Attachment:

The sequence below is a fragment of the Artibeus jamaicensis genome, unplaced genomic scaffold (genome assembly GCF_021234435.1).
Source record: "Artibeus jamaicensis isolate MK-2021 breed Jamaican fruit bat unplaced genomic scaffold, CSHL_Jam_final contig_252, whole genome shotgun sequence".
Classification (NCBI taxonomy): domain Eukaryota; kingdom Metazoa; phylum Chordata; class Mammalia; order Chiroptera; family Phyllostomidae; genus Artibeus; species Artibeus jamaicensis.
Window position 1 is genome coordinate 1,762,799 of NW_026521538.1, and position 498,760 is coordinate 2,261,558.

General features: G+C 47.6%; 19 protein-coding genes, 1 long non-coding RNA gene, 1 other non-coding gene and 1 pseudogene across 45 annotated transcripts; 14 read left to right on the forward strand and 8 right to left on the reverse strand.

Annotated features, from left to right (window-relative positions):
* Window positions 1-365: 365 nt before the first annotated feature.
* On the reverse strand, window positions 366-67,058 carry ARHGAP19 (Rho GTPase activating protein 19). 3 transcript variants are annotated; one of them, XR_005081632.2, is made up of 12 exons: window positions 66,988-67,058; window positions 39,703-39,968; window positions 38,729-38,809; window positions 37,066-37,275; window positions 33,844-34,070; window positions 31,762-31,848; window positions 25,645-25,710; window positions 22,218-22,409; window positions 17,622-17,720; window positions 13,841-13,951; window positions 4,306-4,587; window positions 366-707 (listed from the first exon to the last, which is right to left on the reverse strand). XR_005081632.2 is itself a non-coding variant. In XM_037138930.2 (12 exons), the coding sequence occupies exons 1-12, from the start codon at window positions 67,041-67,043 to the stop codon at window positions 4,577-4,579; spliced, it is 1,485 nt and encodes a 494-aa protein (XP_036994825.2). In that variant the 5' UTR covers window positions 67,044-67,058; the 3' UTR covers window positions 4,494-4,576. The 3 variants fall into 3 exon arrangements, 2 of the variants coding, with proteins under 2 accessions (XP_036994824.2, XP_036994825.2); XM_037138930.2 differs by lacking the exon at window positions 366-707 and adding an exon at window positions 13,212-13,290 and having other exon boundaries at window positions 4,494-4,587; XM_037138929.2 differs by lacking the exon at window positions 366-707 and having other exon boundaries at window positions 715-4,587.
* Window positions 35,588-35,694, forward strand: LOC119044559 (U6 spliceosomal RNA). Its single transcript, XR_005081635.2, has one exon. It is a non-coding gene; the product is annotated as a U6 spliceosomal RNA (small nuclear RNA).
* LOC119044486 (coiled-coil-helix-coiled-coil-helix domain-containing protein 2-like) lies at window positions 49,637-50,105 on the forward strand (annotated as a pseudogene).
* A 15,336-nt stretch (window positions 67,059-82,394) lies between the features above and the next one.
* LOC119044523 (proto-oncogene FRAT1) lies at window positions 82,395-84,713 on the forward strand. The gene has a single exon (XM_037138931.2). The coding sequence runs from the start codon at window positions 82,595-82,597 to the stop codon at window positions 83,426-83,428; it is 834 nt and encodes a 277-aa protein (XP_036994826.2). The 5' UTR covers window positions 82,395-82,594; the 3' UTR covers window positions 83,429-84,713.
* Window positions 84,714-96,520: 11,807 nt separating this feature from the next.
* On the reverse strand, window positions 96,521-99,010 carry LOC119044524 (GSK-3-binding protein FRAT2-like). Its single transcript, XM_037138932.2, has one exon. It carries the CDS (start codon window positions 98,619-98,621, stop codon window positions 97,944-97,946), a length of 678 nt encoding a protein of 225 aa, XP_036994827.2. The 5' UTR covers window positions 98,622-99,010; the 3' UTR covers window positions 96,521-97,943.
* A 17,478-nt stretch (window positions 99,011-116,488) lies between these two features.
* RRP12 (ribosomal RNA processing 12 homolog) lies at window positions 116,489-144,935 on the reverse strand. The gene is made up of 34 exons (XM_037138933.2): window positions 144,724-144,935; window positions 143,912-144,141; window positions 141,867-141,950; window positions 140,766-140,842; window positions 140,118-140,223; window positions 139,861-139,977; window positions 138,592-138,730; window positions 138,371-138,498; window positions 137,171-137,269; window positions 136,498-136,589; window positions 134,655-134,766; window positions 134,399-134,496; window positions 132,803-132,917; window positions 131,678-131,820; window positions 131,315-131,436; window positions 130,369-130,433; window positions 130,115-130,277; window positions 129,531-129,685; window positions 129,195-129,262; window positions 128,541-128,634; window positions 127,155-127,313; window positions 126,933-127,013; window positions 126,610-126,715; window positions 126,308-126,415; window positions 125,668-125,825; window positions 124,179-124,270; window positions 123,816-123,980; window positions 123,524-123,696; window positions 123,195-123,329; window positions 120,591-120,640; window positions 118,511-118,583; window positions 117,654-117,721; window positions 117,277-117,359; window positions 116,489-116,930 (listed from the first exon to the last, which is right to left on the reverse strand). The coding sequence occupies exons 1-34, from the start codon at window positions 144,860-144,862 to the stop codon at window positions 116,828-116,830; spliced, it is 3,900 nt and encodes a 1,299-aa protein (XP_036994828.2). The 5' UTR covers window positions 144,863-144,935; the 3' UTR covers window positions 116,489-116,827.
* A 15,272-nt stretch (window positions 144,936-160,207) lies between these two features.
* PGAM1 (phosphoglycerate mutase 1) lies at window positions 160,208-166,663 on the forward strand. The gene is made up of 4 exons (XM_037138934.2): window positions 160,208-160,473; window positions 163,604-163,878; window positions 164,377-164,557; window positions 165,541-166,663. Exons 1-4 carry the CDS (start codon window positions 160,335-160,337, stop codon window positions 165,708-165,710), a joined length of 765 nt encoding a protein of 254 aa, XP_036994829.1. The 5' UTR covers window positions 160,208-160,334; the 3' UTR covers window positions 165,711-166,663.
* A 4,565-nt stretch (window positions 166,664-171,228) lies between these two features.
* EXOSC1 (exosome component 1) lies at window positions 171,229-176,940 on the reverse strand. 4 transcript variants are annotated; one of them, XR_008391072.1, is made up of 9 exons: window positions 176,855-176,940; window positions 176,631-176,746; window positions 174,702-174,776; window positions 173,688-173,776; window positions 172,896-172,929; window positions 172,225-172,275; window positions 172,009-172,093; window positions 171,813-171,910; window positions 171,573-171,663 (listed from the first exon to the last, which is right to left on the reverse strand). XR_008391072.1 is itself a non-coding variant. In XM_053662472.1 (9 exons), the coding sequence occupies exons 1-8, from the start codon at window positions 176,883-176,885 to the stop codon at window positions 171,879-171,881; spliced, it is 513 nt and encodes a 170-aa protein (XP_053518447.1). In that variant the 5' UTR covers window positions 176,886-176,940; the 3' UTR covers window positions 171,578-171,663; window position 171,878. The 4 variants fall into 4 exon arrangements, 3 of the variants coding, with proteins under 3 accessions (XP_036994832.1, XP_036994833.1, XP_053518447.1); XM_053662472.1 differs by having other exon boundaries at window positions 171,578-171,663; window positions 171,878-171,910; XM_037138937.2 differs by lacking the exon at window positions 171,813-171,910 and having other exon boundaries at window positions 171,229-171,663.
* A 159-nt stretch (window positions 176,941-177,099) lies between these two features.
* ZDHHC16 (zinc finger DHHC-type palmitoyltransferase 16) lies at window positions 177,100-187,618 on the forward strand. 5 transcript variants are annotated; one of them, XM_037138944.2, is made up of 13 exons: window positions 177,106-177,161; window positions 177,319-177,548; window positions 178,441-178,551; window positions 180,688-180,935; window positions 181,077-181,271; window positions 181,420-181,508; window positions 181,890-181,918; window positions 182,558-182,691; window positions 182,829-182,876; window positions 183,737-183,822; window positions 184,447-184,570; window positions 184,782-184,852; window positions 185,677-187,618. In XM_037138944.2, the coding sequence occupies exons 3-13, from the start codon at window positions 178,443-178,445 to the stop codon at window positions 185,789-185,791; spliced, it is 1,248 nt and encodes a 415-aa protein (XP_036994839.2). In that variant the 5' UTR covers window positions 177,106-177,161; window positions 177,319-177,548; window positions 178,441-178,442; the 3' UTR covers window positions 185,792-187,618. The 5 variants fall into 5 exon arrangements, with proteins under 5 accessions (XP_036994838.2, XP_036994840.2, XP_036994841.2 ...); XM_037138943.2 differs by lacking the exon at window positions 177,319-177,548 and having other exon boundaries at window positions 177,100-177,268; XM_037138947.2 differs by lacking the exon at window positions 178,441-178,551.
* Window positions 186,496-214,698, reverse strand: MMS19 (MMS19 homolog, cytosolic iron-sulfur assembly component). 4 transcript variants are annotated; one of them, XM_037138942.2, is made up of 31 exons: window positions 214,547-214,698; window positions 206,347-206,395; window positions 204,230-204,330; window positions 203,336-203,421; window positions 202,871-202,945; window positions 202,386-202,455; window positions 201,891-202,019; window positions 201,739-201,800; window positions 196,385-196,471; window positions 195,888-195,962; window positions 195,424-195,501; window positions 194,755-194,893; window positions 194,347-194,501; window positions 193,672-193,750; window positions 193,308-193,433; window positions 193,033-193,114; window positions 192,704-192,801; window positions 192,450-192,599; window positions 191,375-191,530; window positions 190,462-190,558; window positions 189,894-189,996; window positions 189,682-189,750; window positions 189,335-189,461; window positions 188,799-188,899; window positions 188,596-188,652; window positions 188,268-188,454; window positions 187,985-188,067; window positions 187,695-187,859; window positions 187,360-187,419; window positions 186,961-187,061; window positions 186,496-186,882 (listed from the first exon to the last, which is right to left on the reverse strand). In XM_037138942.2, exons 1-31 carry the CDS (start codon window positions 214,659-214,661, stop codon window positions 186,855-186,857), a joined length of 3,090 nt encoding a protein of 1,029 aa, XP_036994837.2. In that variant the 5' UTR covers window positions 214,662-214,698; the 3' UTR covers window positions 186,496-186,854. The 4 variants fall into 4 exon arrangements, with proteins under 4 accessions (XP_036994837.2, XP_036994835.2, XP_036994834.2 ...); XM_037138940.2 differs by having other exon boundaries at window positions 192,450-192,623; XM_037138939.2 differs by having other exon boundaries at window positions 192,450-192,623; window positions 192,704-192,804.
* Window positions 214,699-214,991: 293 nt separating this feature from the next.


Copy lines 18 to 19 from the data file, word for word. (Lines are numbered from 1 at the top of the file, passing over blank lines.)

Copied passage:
* PGAM1 (phosphoglycerate mutase 1) lies at window positions 160,208-166,663 on the forward strand. The gene is made up of 4 exons (XM_037138934.2): window positions 160,208-160,473; window positions 163,604-163,878; window positions 164,377-164,557; window positions 165,541-166,663. Exons 1-4 carry the CDS (start codon window positions 160,335-160,337, stop codon window positions 165,708-165,710), a joined length of 765 nt encoding a protein of 254 aa, XP_036994829.1. The 5' UTR covers window positions 160,208-160,334; the 3' UTR covers window positions 165,711-166,663.
* A 4,565-nt stretch (window positions 166,664-171,228) lies between these two features.